[WATCH] Not one more: Hundreds march in Valletta against domestic violence

The demonstration was organised in wake of the murder of Lourdes Agius last week, who was the fourth victim of domestic violence in three months

A number of people at the demonstration were holding placards with the names of Malta's victims of domestic violence. (Photo: James Bianchi/MediaToday)
A number of people at the demonstration were holding placards with the names of Malta's victims of domestic violence. (Photo: James Bianchi/MediaToday)
Hundreds march in Valletta against domestic violence

Some 200 people of all ages have taken to the streets in Valletta for a march against femicide in Malta in the wake of a woman's apparent murder at the hands of her husband last week.

The Women’s Rights Foundation organised the march, protesting against what it says are worrying rates of femicide.

Last week, Lourdes Agius, a mother of six, was found dead by her mother after having allegedly been murdered by her husband. She was found with significant bruise marks around her neck which indicate that she may have been strangled.

26 women have been killed by their partners in the last 20 years - four in the last three months.

(Photo: James Bianchi/MediaToday)
(Photo: James Bianchi/MediaToday)
(Photo: James Bianchi/MediaToday)
(Photo: James Bianchi/MediaToday)
(Photo: James Bianchi/MediaToday)
(Photo: James Bianchi/MediaToday)

“This is unacceptable and should never be tolerated. We continue to live in a misogynistic and patriarchal society where women are blamed and their action or lack thereof are questioned,” the organisers of the march wrote on the event’s page.

People at the march held placards with the names of victims of domestic violence in Malta in recent years and chanted "not one more" as they walked down Republic Street. Both Prime Minister Joseph Muscat and President Marie-Louise Coleiro Preca were present. Democratic Party MP Godfrey Farrugia, Nationalist MP Claudette Buttigieg and former AD Chairperson Arnold Cassola could also be seen among the demonstrators.

(Photo: James Bianchi/MediaToday)
(Photo: James Bianchi/MediaToday)
(Photo: James Bianchi/MediaToday)
(Photo: James Bianchi/MediaToday)
(Photo: James Bianchi/MediaToday)
(Photo: James Bianchi/MediaToday)

“Time and time again many question the behaviour of the victim and not the perpetrator. It is men that kill women and not the other way around,” the organisation said.

In a statement issued Saturday morning, Alternattiva Demokratika deputy chairperson Mario Mallia expressed his solidarity with victims of domestic violence and committed his party to doing its part to tackle the issue. He told the press that solidarity required action. “The roots of the domestic violence problem are cultural. The fact that half the population still believes that women exaggerate when they report violent incidents as well as that violence against women is provoked by the victim, are a testament to this.”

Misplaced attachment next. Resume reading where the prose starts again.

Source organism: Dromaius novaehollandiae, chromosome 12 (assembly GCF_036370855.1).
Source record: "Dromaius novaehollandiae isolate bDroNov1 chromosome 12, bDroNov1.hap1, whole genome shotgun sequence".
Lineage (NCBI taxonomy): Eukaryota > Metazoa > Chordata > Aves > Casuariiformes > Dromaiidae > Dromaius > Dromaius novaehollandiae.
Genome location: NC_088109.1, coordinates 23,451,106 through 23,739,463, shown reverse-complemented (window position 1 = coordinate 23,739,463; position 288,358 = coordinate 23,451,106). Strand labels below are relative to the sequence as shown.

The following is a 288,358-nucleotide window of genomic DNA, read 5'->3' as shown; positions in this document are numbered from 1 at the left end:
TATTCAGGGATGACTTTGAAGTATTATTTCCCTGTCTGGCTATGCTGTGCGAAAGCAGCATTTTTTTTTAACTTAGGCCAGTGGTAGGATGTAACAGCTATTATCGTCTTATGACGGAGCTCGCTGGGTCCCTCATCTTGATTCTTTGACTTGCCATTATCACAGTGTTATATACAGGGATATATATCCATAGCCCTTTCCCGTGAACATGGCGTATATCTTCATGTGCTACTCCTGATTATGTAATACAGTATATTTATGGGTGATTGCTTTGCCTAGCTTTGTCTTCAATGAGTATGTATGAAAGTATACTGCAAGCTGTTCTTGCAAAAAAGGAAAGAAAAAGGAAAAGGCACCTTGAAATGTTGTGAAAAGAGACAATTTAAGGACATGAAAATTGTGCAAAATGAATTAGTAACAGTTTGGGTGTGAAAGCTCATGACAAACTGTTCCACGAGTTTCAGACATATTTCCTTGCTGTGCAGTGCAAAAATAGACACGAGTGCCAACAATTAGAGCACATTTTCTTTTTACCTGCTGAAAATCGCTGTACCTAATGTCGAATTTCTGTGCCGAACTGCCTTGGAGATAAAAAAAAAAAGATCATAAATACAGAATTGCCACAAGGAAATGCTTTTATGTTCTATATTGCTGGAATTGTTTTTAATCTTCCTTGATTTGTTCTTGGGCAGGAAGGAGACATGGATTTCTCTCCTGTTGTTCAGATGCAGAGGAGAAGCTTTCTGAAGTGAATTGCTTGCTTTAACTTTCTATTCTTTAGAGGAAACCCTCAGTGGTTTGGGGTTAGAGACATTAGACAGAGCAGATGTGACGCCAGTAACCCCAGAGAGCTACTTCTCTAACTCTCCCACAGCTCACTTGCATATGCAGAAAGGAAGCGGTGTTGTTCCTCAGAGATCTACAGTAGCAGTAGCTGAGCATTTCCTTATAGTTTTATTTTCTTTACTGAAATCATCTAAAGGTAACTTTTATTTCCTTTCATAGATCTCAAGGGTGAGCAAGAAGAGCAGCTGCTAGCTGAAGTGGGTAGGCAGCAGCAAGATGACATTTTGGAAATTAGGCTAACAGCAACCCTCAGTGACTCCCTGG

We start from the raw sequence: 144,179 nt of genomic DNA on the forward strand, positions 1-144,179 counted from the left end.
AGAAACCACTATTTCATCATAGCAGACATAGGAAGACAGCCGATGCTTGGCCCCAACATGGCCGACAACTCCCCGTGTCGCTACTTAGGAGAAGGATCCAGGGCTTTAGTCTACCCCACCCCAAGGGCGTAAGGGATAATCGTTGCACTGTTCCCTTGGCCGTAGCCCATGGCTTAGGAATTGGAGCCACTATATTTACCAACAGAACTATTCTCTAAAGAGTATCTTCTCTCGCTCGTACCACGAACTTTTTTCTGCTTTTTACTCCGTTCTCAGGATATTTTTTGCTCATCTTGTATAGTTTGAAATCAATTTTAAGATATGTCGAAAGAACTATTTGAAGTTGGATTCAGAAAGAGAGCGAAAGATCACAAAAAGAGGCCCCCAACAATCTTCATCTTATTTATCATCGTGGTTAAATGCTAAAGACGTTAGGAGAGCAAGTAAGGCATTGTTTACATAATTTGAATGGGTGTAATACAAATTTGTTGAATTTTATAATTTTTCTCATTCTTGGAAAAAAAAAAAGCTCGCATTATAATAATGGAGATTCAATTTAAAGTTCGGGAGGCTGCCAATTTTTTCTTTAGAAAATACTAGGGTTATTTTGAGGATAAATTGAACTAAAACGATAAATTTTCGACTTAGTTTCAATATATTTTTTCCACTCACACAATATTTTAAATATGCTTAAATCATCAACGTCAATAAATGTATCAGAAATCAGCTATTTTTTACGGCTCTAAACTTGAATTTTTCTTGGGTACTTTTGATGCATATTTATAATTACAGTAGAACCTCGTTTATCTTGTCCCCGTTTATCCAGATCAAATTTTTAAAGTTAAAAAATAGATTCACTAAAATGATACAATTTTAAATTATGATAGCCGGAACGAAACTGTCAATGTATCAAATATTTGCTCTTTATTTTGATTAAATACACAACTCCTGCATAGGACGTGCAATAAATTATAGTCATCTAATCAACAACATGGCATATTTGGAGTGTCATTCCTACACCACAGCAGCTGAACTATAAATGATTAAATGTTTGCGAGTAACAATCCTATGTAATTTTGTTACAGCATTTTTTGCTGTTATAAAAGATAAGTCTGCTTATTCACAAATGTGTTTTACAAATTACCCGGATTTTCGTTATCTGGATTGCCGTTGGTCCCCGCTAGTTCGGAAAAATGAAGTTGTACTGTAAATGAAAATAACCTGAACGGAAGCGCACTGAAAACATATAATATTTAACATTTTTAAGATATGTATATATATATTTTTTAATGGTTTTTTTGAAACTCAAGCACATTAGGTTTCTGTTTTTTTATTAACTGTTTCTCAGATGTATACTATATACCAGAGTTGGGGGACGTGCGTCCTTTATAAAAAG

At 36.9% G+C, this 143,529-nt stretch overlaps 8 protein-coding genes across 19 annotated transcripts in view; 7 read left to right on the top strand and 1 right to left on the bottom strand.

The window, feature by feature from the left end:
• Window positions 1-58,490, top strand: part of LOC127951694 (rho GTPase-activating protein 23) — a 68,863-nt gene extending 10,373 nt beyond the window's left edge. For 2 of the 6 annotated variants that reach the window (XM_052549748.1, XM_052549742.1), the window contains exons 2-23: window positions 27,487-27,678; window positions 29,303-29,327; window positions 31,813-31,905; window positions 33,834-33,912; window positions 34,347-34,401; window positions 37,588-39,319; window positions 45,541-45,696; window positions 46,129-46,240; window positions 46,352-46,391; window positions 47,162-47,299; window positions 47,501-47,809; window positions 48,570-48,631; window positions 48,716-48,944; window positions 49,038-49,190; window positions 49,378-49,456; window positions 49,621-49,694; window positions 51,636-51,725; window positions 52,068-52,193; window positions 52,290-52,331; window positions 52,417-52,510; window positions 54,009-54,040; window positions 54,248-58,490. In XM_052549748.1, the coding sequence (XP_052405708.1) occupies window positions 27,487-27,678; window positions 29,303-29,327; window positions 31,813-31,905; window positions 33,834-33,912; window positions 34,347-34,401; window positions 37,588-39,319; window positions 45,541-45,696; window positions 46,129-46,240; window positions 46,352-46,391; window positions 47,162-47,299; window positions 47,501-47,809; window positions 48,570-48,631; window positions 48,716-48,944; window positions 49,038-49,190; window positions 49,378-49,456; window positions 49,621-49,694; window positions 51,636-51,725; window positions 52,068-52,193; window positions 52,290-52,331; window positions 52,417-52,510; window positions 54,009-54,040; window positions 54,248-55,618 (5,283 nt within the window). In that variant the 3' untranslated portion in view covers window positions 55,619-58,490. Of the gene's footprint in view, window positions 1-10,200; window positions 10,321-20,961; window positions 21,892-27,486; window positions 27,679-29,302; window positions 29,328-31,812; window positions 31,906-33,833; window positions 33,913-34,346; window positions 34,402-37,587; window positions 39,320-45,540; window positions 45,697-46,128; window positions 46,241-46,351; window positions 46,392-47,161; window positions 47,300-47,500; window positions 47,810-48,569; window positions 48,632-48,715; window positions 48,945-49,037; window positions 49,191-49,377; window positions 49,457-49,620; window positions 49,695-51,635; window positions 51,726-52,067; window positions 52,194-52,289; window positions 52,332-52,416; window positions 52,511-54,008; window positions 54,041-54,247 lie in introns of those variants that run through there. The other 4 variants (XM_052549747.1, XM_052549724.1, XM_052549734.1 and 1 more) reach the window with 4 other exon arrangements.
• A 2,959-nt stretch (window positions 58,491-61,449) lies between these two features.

(Photo: James Bianchi/MediaToday)
(Photo: James Bianchi/MediaToday)
(Photo: James Bianchi/MediaToday)
(Photo: James Bianchi/MediaToday)
(Photo: James Bianchi/MediaToday)
(Photo: James Bianchi/MediaToday)
(Photo: James Bianchi/MediaToday)
(Photo: James Bianchi/MediaToday)

These beliefs led many women to be too scared to report violent incidents and hold back out of fear of not being believed and had tragic effects with several victims being murdered over the years.

Malta had a long way to go to address attitudes that were leading to so much suffering he said. AD insisted that there was an urgent need for the State and the courts to give clear messages in favour of victims of domestic violence and to deal harshly with perpetrators.

AD also emphasised the importance of education, urging mixed schooling together with a coordinated effort, particularly where boys are concerned, to “slowly but surely create a generation that respects the equal dignity of all, independent of gender.”

“There have been a lot of improvements and laws, but it’s not enough” veteran women’s rights activist Marceline Naudi told the MaltaToday, “we need to have the people on the ground dealing with the women face to face, properly trained.” Although there had been many attempts for this to happen they had clearly not been successful, because if they were “we wouldn’t continue to have all of these [murders].”

More in National